I thought the same for a long time, but turns out it isn't true.

Can Businesses Refuse to Accept Cash? :: Quick and Dirty Tips ™
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Old 08-04-2014, 15:20   #58
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Re: Costs of rescue...

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Actually, I've been on quite a few.

The military members you see leaving early on Friday may well have been at work before you hit the snooze button. But none of that has any relevance at all to the actual cost of a rescue mission.
Which will be undertaken by the duty section, which has already been budgeted for and thus will cost nothing extra in actual dollars.

If what you said was true, Congress would have to meet and pass an appropriations bill every time someone made a distress call. There is no such thing as extra money in a gov't or military budget. It's either spend it or lose it.

Face it, the system is structured such that if someone calls for help, they can do it without worrying about money. If no one needs assistance, then they go out and train as if they're rescuing someone. Whether they're doing it as a training exercise or for real, nobody has to scratch out a check to make it happen. There is no added cost for a real rescue.

Just like my monthly internet bill. Whether I'm arguing with you for 48 hrs straight, or I'm sleeping, the bill is exactly the same.

LOL
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Old 08-04-2014, 16:15   #59
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Costs of Rescue...

Let's be grateful that, with the vast majority of developed nations, we are fortunate that we can risk our lives and the taxpayer will rescue us without fuss and from the public purse.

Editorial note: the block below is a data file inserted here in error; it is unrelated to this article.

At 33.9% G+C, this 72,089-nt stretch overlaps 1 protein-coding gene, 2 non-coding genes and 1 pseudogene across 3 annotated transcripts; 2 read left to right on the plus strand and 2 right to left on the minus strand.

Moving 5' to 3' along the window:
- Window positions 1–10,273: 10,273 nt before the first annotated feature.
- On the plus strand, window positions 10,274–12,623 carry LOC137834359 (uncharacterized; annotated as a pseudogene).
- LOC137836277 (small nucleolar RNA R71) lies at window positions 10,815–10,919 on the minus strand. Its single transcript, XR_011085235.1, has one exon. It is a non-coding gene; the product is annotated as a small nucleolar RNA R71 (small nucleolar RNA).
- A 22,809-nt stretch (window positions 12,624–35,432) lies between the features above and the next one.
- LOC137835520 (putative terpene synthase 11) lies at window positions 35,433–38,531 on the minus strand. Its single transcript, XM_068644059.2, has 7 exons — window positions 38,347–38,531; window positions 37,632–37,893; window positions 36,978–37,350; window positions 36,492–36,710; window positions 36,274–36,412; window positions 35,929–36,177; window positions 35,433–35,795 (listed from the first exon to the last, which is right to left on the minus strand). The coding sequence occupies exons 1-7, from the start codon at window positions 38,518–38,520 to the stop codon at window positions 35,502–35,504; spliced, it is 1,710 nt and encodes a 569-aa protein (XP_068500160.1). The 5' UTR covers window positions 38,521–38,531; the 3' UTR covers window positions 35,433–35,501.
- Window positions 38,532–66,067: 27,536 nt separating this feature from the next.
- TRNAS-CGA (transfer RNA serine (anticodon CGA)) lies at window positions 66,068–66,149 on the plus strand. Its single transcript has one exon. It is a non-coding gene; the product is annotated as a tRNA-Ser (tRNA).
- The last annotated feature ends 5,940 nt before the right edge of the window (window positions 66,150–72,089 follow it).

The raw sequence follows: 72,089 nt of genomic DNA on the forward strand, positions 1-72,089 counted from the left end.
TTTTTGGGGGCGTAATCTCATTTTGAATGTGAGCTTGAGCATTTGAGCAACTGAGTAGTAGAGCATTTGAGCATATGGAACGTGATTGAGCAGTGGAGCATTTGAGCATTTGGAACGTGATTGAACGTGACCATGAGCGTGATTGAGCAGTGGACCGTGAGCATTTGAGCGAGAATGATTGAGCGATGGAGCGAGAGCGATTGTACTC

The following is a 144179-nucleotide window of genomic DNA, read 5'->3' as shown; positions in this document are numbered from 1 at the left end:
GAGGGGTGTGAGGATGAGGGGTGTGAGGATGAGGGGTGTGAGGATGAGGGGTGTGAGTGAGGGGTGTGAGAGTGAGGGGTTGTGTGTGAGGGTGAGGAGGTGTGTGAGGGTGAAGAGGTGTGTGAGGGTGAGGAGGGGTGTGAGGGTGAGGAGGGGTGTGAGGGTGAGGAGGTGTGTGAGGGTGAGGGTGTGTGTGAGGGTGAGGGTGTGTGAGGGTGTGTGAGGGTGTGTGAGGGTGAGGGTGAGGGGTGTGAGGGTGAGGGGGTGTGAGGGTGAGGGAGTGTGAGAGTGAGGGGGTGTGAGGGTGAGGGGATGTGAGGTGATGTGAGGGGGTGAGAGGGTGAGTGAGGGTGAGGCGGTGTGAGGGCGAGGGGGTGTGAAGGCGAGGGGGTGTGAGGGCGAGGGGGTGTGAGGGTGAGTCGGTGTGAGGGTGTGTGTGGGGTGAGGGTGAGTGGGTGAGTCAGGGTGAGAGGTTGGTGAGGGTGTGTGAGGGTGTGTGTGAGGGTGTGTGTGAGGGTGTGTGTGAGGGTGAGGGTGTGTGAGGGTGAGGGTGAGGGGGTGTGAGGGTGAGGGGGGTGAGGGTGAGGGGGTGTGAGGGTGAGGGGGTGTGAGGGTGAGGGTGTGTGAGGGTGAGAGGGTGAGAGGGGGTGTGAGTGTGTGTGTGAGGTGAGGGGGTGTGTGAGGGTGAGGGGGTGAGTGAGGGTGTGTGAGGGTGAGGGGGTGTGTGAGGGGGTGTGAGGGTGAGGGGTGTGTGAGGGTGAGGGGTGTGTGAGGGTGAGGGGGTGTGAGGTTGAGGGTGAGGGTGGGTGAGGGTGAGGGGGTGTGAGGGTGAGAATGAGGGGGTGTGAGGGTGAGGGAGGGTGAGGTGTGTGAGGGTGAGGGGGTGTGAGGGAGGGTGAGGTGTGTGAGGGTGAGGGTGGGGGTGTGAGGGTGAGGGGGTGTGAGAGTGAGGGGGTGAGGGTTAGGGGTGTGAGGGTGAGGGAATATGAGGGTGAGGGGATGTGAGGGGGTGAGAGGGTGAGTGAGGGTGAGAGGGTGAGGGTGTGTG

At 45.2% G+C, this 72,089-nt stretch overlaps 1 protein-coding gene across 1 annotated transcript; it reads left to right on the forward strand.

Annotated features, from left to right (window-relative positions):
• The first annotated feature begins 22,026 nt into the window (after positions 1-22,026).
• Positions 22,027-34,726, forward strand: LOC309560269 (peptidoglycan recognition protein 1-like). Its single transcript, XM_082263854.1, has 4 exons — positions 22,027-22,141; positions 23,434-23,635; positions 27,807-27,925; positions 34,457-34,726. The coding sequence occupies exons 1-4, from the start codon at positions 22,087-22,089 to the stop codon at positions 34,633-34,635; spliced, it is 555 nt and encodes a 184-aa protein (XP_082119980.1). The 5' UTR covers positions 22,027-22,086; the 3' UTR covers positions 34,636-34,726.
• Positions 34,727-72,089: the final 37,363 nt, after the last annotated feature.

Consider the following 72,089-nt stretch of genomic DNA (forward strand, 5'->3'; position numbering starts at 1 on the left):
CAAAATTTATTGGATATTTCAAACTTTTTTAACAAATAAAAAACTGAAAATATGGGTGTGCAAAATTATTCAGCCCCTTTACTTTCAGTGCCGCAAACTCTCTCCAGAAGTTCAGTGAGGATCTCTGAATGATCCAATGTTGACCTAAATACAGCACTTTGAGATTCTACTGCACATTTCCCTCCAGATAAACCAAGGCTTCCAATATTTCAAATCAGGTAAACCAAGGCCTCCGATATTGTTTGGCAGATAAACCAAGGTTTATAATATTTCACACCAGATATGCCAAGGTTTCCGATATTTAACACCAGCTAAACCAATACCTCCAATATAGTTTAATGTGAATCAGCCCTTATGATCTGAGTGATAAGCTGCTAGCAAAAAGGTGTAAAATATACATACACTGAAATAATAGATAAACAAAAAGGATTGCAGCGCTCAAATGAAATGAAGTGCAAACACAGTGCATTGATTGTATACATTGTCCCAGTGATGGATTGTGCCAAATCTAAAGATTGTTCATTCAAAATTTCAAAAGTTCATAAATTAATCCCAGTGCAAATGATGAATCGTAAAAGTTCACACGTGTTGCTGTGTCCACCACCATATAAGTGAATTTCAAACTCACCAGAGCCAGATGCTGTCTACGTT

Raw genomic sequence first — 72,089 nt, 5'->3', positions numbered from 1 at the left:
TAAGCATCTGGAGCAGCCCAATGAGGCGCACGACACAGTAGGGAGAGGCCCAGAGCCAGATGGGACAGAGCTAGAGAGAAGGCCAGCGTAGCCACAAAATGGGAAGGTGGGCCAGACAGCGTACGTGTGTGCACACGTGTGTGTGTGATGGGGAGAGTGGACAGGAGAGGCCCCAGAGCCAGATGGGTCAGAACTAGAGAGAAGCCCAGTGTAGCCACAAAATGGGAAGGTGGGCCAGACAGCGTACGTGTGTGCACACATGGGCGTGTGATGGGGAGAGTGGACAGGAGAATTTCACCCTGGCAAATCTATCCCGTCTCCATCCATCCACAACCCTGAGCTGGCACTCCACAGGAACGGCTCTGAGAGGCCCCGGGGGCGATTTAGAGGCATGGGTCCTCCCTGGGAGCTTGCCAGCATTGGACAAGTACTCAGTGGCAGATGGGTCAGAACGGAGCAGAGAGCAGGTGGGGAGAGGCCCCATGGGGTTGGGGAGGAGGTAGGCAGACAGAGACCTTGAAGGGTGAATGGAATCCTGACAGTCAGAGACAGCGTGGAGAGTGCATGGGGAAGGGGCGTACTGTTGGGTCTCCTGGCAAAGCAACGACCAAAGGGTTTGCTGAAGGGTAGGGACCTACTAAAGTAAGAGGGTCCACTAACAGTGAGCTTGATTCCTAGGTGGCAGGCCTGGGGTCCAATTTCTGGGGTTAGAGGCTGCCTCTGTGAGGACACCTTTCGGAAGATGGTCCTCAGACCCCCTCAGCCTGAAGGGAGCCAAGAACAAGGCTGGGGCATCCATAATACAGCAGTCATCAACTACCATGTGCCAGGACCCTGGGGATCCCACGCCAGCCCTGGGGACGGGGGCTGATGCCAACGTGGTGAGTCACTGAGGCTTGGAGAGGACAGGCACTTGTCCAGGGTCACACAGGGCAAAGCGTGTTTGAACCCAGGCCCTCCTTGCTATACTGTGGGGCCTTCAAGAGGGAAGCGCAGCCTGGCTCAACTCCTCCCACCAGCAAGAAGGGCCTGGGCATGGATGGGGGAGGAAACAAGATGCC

Long may it continue

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Old 08-04-2014, 16:22   #60
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Re: Costs of rescue...

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Don't forget "they need the practice anyway" this is an often quipped bit when this topic comes up. It's really free anyway...

I reckon this logic would get you all sorts of deals, car mechanics, x ray techs, plumbers. All need practice. Why should they charge?
"They need the practice anyway" is not a joke. In fact, rescue services really do need a certain number of hours and a certain number of operations every month in order to stay in fully operational condition. In this, the rescue services are completely different from car mechanics and plumbers. So if there were no one to rescue, they would have to go out on excercises, which they often do, and burn the fuel anyway, and incur the wear and tear, etc. And real rescues are often more useful than exercises.

So in every budget of every rescue service in the developed world there is a certain amount for fuel and other expenses of going out on missions. So long as there are not so many rescues that the normal budget is exceeded, there really is no incremental cost, and the rescue services are glad to have a real boat with real people to practice on. It really is like that -- no joke!


In the UK, the RNLI Lifeboats don't even get government funding at all! They are a private charity that sailors contribute to; staffed mostly by unpaid volunteers. It is a terrific system which we should emulate! So you contribute every year whatever you feel like you can afford, and if you do need to be rescued, you know you haven't created any burden to anyone even indirectly. It's a great system!

http://rnli.org/aboutus/aboutthernli...-the-rnli.aspx


Note that they spend about 140 million pounds (about $230 million) a year and rescue about 22 people a day or about 8000 people a year. That's nearly $30,000 per person rescued, and they are not paying salaries to most of their staff, and they don't run helicopters.

But they will be spending the 140 million pounds in any case, so they don't consider that it costs $30,000 for every rescued person. That is because it doesn't cost an additional $30,000 every time they go out. Are people on here familiar with the concept of fixed versus variable costs? The 140 million pounds is simply what it takes to maintain this service, whether anyone is rescued or not.

By the way, the RNLI will also in many cases tow your boat back (the UK Coast Guard will also often do this), so besides all the lives saved, there is a great deal of property saved -- probably considerably offsetting the 140 million in costs.

My hat's off to them -- a great service the rest of the world could profitably emulate.